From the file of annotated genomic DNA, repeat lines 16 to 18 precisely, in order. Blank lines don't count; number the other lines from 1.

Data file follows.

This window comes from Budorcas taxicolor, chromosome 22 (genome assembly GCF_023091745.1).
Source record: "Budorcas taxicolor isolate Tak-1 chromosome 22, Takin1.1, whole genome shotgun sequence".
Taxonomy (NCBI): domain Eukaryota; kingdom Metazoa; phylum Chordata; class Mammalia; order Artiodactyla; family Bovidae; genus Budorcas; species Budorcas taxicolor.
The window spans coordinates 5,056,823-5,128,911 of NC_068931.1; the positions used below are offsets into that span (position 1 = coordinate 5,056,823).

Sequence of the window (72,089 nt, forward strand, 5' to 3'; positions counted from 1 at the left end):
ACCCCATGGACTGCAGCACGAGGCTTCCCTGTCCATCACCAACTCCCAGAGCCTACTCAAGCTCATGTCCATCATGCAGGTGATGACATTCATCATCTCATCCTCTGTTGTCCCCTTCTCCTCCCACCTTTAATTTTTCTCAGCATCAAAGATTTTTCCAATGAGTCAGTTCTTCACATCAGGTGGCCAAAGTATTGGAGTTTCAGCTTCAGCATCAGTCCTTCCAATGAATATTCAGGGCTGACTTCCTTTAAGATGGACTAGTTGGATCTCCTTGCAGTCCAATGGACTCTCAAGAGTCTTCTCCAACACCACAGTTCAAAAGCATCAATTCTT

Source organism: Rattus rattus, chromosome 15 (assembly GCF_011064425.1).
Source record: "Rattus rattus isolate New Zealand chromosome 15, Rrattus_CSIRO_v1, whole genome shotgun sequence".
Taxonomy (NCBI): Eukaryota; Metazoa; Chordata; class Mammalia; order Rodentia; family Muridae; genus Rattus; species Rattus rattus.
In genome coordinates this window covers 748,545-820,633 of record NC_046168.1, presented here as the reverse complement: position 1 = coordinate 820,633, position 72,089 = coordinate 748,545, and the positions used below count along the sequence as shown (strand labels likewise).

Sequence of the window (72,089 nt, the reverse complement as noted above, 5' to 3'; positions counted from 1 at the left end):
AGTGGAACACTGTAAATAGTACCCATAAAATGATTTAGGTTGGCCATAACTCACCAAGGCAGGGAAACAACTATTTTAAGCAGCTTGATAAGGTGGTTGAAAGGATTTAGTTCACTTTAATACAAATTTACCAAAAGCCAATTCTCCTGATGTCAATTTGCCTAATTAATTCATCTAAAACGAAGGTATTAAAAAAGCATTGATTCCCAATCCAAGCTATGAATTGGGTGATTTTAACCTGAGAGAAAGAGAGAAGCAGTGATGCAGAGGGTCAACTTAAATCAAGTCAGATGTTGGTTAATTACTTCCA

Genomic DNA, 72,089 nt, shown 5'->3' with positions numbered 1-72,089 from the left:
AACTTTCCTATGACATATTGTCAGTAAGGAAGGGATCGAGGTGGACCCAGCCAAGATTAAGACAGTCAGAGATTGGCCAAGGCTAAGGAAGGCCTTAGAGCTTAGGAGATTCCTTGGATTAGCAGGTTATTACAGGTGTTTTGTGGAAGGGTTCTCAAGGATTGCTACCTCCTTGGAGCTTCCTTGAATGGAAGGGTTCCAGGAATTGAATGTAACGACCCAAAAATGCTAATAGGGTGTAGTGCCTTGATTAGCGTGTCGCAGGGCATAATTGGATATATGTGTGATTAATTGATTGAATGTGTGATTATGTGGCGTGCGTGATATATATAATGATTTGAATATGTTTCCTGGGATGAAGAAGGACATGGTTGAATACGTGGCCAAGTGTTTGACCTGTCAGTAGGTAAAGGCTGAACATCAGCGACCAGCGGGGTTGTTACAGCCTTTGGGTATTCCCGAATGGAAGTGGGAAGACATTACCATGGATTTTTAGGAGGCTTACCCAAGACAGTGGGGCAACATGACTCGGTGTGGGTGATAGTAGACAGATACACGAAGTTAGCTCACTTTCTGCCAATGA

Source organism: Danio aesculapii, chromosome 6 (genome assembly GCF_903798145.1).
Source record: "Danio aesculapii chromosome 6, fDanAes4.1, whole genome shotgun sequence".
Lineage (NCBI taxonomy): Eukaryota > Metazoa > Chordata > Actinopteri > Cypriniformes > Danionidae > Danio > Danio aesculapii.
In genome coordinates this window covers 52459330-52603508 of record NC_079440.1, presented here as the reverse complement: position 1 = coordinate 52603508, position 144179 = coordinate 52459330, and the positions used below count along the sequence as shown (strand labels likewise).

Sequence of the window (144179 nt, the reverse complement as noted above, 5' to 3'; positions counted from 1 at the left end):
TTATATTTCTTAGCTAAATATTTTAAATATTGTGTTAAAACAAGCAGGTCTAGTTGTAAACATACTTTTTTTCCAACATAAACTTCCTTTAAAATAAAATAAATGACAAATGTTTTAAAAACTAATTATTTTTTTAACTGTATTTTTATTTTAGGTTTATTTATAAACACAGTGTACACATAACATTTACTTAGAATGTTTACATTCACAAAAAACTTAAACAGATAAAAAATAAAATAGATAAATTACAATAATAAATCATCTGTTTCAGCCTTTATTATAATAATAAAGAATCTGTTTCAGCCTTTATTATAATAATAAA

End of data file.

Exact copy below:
Source record: "Danio aesculapii chromosome 6, fDanAes4.1, whole genome shotgun sequence".
Lineage (NCBI taxonomy): Eukaryota > Metazoa > Chordata > Actinopteri > Cypriniformes > Danionidae > Danio > Danio aesculapii.
In genome coordinates this window covers 52459330-52603508 of record NC_079440.1, presented here as the reverse complement: position 1 = coordinate 52603508, position 144179 = coordinate 52459330, and the positions used below count along the sequence as shown (strand labels likewise).